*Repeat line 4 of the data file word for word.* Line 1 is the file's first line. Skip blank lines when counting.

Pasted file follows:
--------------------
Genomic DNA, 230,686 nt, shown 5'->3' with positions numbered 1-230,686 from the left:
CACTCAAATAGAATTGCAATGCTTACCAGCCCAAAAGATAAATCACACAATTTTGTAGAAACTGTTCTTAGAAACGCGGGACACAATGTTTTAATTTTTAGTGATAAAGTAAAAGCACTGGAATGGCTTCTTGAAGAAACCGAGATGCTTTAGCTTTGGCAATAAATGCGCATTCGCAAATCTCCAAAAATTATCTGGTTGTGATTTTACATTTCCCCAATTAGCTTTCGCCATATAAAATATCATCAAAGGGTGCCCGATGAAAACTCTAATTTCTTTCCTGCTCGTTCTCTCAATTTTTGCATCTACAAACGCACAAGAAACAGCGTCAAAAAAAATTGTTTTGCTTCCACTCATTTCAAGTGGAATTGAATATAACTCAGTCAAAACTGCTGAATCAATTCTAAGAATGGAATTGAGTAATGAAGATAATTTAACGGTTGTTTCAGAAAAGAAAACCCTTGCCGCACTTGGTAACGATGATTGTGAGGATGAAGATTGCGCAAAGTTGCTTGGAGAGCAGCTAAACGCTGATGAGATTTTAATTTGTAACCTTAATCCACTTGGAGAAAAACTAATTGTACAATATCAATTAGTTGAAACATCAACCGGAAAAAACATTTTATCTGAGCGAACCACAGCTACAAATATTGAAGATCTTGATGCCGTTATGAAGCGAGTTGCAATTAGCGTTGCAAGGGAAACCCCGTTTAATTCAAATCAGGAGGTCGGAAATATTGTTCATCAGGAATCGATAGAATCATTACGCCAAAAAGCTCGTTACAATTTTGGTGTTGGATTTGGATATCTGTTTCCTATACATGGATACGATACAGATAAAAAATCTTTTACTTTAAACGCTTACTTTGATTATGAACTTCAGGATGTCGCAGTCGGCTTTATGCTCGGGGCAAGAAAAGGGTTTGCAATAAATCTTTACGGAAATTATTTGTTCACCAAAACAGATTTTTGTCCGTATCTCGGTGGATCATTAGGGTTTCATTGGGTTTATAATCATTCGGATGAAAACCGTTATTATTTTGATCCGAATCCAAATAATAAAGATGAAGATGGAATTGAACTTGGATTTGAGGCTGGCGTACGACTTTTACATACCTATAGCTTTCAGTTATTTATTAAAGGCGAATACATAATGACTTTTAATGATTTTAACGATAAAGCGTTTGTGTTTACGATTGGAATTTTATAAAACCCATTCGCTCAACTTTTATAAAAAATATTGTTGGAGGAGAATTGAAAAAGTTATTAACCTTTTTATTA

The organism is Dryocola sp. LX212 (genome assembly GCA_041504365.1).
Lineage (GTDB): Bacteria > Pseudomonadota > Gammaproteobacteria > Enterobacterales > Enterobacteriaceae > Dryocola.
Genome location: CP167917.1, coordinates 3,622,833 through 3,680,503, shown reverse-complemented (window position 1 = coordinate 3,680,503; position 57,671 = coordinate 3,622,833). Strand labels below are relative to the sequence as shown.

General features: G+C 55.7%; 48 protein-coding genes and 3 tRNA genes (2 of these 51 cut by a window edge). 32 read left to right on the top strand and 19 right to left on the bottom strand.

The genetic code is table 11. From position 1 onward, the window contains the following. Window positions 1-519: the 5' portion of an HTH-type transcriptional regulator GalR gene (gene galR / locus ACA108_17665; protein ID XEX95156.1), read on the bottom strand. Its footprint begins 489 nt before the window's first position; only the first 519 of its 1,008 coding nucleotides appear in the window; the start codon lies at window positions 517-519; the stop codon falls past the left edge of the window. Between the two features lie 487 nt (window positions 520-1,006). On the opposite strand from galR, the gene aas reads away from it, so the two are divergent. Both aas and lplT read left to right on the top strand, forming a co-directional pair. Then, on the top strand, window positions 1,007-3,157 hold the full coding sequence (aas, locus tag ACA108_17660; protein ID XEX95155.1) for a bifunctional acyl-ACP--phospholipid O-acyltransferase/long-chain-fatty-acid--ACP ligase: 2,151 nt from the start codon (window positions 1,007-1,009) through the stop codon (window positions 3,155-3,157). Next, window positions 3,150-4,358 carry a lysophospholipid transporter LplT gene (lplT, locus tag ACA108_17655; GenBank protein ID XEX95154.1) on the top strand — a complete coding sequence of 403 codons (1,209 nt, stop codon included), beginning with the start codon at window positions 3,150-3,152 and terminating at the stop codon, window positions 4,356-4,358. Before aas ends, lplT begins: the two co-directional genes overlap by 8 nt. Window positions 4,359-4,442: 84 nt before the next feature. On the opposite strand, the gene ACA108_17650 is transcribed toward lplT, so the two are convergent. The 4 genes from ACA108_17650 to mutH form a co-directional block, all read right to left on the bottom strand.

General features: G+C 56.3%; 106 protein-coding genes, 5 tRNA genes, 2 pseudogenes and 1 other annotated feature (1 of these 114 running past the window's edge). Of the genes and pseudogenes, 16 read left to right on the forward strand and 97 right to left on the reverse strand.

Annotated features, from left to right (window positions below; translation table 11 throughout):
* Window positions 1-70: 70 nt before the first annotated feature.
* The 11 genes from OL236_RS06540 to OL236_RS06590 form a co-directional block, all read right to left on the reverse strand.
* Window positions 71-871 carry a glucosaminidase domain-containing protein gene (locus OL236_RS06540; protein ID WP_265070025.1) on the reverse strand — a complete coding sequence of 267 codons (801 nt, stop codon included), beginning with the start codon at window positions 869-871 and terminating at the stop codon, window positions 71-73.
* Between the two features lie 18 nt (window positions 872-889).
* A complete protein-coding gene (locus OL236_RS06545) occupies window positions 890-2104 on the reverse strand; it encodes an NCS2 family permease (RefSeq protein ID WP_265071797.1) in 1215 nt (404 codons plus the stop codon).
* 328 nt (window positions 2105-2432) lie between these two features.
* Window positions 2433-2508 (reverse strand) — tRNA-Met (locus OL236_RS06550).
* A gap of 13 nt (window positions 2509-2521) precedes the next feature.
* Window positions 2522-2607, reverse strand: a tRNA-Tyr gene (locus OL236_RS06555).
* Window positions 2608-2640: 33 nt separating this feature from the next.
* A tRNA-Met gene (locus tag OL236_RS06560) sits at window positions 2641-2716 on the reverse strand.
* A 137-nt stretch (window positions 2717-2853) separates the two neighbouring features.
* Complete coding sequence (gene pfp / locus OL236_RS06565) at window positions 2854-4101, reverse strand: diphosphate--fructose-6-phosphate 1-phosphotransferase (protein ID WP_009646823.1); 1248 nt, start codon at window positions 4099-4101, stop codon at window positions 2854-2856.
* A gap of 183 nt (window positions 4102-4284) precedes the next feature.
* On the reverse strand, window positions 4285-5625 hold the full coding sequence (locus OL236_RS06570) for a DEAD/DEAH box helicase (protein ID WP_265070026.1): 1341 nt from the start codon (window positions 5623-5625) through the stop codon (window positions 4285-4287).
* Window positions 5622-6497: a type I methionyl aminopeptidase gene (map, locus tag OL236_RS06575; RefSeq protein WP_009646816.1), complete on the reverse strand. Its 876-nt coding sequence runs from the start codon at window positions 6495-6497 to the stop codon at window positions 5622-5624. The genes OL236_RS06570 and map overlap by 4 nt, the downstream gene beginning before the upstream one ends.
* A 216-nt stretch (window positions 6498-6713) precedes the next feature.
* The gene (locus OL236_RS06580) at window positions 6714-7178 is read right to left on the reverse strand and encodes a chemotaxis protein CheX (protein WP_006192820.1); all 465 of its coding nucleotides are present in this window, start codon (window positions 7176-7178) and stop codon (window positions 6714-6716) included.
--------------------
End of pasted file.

Lineage (GTDB): Bacteria > Pseudomonadota > Gammaproteobacteria > Enterobacterales > Enterobacteriaceae > Dryocola.